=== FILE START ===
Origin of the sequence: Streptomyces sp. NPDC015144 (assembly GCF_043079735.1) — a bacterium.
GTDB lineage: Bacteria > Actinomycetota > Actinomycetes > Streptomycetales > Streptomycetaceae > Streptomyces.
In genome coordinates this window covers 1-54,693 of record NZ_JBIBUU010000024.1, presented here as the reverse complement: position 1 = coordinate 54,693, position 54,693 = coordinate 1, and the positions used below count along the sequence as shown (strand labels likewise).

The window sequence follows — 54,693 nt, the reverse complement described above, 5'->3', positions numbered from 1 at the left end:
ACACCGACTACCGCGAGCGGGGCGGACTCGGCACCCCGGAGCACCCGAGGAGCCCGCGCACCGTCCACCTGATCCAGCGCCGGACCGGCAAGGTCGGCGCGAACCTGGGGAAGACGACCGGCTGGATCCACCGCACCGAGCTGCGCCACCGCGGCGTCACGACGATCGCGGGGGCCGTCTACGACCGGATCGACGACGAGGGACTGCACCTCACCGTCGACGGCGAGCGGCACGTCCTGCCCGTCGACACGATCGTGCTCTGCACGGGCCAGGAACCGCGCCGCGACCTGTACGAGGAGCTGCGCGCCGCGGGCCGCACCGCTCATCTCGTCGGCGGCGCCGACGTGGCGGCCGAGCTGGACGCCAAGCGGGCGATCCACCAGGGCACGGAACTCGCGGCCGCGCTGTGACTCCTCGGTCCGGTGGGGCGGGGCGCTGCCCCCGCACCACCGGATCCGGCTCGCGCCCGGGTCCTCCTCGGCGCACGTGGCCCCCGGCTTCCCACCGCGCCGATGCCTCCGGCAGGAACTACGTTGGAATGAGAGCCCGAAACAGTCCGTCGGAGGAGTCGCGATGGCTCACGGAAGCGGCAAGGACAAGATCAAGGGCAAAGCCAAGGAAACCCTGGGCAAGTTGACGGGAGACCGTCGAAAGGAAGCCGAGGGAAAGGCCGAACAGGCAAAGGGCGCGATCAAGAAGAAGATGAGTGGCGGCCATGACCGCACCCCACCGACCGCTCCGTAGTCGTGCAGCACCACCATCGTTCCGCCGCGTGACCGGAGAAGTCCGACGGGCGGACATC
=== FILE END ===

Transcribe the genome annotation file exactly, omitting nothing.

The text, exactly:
Origin of the sequence: Streptomyces sp. NPDC015144 (assembly GCF_043079735.1) — a bacterium.
GTDB lineage: Bacteria > Actinomycetota > Actinomycetes > Streptomycetales > Streptomycetaceae > Streptomyces.
In genome coordinates this window covers 1-54,693 of record NZ_JBIBUU010000024.1, presented here as the reverse complement: position 1 = coordinate 54,693, position 54,693 = coordinate 1, and the positions used below count along the sequence as shown (strand labels likewise).

The window sequence follows — 54,693 nt, the reverse complement described above, 5'->3', positions numbered from 1 at the left end:
ACACCGACTACCGCGAGCGGGGCGGACTCGGCACCCCGGAGCACCCGAGGAGCCCGCGCACCGTCCACCTGATCCAGCGCCGGACCGGCAAGGTCGGCGCGAACCTGGGGAAGACGACCGGCTGGATCCACCGCACCGAGCTGCGCCACCGCGGCGTCACGACGATCGCGGGGGCCGTCTACGACCGGATCGACGACGAGGGACTGCACCTCACCGTCGACGGCGAGCGGCACGTCCTGCCCGTCGACACGATCGTGCTCTGCACGGGCCAGGAACCGCGCCGCGACCTGTACGAGGAGCTGCGCGCCGCGGGCCGCACCGCTCATCTCGTCGGCGGCGCCGACGTGGCGGCCGAGCTGGACGCCAAGCGGGCGATCCACCAGGGCACGGAACTCGCGGCCGCGCTGTGACTCCTCGGTCCGGTGGGGCGGGGCGCTGCCCCCGCACCACCGGATCCGGCTCGCGCCCGGGTCCTCCTCGGCGCACGTGGCCCCCGGCTTCCCACCGCGCCGATGCCTCCGGCAGGAACTACGTTGGAATGAGAGCCCGAAACAGTCCGTCGGAGGAGTCGCGATGGCTCACGGAAGCGGCAAGGACAAGATCAAGGGCAAAGCCAAGGAAACCCTGGGCAAGTTGACGGGAGACCGTCGAAAGGAAGCCGAGGGAAAGGCCGAACAGGCAAAGGGCGCGATCAAGAAGAAGATGAGTGGCGGCCATGACCGCACCCCACCGACCGCTCCGTAGTCGTGCAGCACCACCATCGTTCCGCCGCGTGACCGGAGAAGTCCGACGGGCGGACATC